Digital media consumption is growing at a mind boggling rate. A Boston Consulting Group-BCG report says that India already has 250 million digital screens, including smartphones, tablets, laptops and desktops –  a number that’s more than the combined number of TV screens and movie screens. However, as far as video consumption is concerned, traditional TV video is consumed by 82% people while only 18% consume digital video, according to another Boston Consulting Group report. That scenario though, could be changing. India is rapidly moving away from consuming content through traditional media – like television and radio, and gravitating towards digital media – including their smart phones, web channels and even paid streaming and on-demand (OTT – Over The Top) outlets. Audio and video lead the way in generating online traffic and look well placed to increase their share given the sustained enhancing of internet speeds, increased penetration and an array of choices in service providers. A Deloitte India report says wireless networks will convert 750 million new users, who have hitherto never used internet. The report also indicates that 90% of all mobile subscribers would consist of broadband users by the year 2023. This is a significant number and points to the fact that media consumption online through mobile phones will lead the way in future.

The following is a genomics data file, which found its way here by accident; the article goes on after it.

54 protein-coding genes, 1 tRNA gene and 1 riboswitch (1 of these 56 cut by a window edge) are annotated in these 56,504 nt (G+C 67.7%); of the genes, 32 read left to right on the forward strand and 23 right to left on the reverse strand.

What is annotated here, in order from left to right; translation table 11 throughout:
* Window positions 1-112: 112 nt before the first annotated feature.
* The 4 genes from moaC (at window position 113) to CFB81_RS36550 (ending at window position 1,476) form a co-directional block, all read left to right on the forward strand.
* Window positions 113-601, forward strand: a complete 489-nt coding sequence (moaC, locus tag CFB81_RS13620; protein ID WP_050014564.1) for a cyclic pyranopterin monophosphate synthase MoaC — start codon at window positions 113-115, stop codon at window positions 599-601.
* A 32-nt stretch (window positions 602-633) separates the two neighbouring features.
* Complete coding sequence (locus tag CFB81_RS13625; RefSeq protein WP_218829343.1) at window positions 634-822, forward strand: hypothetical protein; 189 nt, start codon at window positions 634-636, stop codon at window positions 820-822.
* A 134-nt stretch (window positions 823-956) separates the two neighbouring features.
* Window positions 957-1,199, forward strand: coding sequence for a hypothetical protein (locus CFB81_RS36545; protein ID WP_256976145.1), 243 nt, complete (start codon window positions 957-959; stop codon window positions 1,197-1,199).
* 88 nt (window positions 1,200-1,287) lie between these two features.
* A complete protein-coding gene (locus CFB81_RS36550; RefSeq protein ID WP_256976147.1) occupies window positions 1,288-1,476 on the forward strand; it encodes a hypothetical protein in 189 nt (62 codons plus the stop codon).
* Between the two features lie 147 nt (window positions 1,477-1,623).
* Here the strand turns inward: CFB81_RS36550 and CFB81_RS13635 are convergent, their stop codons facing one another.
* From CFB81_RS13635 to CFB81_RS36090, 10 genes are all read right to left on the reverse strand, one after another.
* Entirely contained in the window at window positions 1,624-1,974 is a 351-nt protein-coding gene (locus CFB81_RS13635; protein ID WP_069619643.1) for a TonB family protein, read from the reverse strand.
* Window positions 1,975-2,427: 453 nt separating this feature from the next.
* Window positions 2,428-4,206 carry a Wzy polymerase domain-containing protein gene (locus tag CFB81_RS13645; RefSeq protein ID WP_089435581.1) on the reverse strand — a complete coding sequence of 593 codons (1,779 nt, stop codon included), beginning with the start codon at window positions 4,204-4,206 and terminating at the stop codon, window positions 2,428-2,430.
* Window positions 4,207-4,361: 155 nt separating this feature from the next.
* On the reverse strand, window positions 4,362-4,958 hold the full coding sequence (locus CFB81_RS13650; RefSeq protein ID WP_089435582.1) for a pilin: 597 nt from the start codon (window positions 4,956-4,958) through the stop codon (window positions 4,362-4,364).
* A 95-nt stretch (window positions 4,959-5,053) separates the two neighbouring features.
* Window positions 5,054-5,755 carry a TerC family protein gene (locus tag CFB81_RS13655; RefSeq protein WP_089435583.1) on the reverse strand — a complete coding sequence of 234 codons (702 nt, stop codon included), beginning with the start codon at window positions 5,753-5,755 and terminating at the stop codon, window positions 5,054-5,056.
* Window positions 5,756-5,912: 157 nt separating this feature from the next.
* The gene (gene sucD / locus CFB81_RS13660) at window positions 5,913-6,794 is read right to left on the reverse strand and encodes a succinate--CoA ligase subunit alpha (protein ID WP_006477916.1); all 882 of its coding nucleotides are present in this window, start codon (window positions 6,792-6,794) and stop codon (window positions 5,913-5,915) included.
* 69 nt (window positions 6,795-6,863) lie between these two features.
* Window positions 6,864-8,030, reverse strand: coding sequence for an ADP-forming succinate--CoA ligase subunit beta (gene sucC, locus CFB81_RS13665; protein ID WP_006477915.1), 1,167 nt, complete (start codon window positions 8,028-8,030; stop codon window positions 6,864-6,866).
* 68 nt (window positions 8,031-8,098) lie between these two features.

Here are some interesting numbers that tell a story. According to a Deloitte Report, “Digital Media: Rise of On-demand Content”, users in India connected to the Internet spend, on an average, 14% of his or her time and a share of 17% of money on entertainment per month. Between 2012 and 2014, an internet user ‘s combined financial spending on mobile and entertainment went up by 34%. Spending per month by users on digital media especially entertainment is expected to grow by 2.5 times by 2020. An interesting sidelight to media consumption through mobile is the fact that online media consumption is now increasing in regional languages in India. A 2017 study by KPMG and Google in India states that the rate at which the Indian languages subscriptions grew between 2011 and 2016 was 41% CAGR (Compounded Annual Growth Rate). In the five years between 2011 and 2016, Indians who preferred consuming media in their own language rose from 42 million to 234 million. The number of English internet users at the end of 2016 stood at 175 million.